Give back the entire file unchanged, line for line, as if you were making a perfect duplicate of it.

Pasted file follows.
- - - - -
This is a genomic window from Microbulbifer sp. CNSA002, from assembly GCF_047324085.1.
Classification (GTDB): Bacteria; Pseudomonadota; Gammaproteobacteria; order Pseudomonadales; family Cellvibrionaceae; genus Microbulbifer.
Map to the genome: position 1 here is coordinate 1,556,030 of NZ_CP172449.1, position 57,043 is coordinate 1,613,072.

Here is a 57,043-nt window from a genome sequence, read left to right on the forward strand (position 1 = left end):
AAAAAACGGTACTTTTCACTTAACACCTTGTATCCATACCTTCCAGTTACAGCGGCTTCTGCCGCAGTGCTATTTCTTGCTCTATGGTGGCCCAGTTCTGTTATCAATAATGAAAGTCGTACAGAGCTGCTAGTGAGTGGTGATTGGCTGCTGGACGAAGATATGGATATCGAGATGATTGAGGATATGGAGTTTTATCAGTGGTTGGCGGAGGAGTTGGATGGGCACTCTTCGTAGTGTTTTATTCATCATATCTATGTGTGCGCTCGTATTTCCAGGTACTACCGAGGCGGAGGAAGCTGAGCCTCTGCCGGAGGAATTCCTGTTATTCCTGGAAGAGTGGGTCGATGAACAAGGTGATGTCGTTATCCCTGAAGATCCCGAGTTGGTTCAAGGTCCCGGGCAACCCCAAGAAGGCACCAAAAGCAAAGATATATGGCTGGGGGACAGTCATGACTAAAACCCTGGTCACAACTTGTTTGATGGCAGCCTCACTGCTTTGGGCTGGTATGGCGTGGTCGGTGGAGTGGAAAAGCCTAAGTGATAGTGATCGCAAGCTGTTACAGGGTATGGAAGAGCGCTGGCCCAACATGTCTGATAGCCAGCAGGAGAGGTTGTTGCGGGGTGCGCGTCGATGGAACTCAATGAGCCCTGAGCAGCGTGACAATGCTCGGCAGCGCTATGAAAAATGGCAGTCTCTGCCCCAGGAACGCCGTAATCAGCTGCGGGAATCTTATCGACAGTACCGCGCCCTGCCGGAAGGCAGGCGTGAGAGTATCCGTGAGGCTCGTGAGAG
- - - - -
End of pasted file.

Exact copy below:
This is a genomic window from Microbulbifer sp. CNSA002, from assembly GCF_047324085.1.
Classification (GTDB): Bacteria; Pseudomonadota; Gammaproteobacteria; order Pseudomonadales; family Cellvibrionaceae; genus Microbulbifer.
Map to the genome: position 1 here is coordinate 1,556,030 of NZ_CP172449.1, position 57,043 is coordinate 1,613,072.

Here is a 57,043-nt window from a genome sequence, read left to right on the forward strand (position 1 = left end):
AAAAAACGGTACTTTTCACTTAACACCTTGTATCCATACCTTCCAGTTACAGCGGCTTCTGCCGCAGTGCTATTTCTTGCTCTATGGTGGCCCAGTTCTGTTATCAATAATGAAAGTCGTACAGAGCTGCTAGTGAGTGGTGATTGGCTGCTGGACGAAGATATGGATATCGAGATGATTGAGGATATGGAGTTTTATCAGTGGTTGGCGGAGGAGTTGGATGGGCACTCTTCGTAGTGTTTTATTCATCATATCTATGTGTGCGCTCGTATTTCCAGGTACTACCGAGGCGGAGGAAGCTGAGCCTCTGCCGGAGGAATTCCTGTTATTCCTGGAAGAGTGGGTCGATGAACAAGGTGATGTCGTTATCCCTGAAGATCCCGAGTTGGTTCAAGGTCCCGGGCAACCCCAAGAAGGCACCAAAAGCAAAGATATATGGCTGGGGGACAGTCATGACTAAAACCCTGGTCACAACTTGTTTGATGGCAGCCTCACTGCTTTGGGCTGGTATGGCGTGGTCGGTGGAGTGGAAAAGCCTAAGTGATAGTGATCGCAAGCTGTTACAGGGTATGGAAGAGCGCTGGCCCAACATGTCTGATAGCCAGCAGGAGAGGTTGTTGCGGGGTGCGCGTCGATGGAACTCAATGAGCCCTGAGCAGCGTGACAATGCTCGGCAGCGCTATGAAAAATGGCAGTCTCTGCCCCAGGAACGCCGTAATCAGCTGCGGGAATCTTATCGACAGTACCGCGCCCTGCCGGAAGGCAGGCGTGAGAGTATCCGTGAGGCTCGTGAGAG